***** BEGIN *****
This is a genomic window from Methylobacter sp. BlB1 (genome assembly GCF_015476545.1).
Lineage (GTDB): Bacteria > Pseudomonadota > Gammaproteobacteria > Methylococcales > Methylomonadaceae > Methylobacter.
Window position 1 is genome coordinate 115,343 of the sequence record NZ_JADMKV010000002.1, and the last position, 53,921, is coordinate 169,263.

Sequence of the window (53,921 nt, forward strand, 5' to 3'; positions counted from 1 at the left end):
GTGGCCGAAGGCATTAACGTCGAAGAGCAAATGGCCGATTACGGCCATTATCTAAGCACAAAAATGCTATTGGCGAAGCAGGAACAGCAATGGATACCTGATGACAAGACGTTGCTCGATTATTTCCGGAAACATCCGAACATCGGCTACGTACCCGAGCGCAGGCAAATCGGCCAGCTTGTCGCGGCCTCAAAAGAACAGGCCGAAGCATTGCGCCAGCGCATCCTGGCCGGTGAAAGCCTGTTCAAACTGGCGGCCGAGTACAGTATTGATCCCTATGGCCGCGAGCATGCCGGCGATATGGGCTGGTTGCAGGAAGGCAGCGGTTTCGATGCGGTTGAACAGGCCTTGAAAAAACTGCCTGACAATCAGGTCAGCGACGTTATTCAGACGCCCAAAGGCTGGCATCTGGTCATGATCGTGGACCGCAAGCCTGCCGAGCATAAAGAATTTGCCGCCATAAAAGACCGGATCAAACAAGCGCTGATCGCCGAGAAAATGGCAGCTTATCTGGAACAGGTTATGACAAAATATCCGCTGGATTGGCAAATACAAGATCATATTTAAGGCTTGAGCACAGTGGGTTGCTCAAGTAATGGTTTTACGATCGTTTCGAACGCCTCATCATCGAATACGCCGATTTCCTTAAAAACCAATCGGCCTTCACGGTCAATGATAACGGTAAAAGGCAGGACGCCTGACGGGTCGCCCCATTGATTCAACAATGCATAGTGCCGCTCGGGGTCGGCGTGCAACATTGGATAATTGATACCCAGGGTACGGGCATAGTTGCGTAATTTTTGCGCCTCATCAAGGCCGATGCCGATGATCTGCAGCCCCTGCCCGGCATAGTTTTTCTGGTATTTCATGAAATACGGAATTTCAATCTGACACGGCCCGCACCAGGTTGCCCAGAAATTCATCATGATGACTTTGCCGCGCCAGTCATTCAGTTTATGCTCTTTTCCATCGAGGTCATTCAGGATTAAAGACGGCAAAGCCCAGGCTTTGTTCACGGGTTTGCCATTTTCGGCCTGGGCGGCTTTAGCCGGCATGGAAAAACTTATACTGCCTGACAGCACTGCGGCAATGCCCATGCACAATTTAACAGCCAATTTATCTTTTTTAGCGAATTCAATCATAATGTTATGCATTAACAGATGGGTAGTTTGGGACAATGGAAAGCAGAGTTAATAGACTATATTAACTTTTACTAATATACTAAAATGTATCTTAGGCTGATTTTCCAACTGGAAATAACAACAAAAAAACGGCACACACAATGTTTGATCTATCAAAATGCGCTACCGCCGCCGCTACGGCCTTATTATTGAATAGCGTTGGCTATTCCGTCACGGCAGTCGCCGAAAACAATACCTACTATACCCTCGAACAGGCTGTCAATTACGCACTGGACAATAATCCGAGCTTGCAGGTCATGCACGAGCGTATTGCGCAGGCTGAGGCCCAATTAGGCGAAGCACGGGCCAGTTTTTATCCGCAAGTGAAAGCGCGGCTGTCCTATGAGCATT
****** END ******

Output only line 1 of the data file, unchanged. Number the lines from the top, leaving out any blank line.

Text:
This is a genomic window from Methylobacter sp. BlB1 (genome assembly GCF_015476545.1).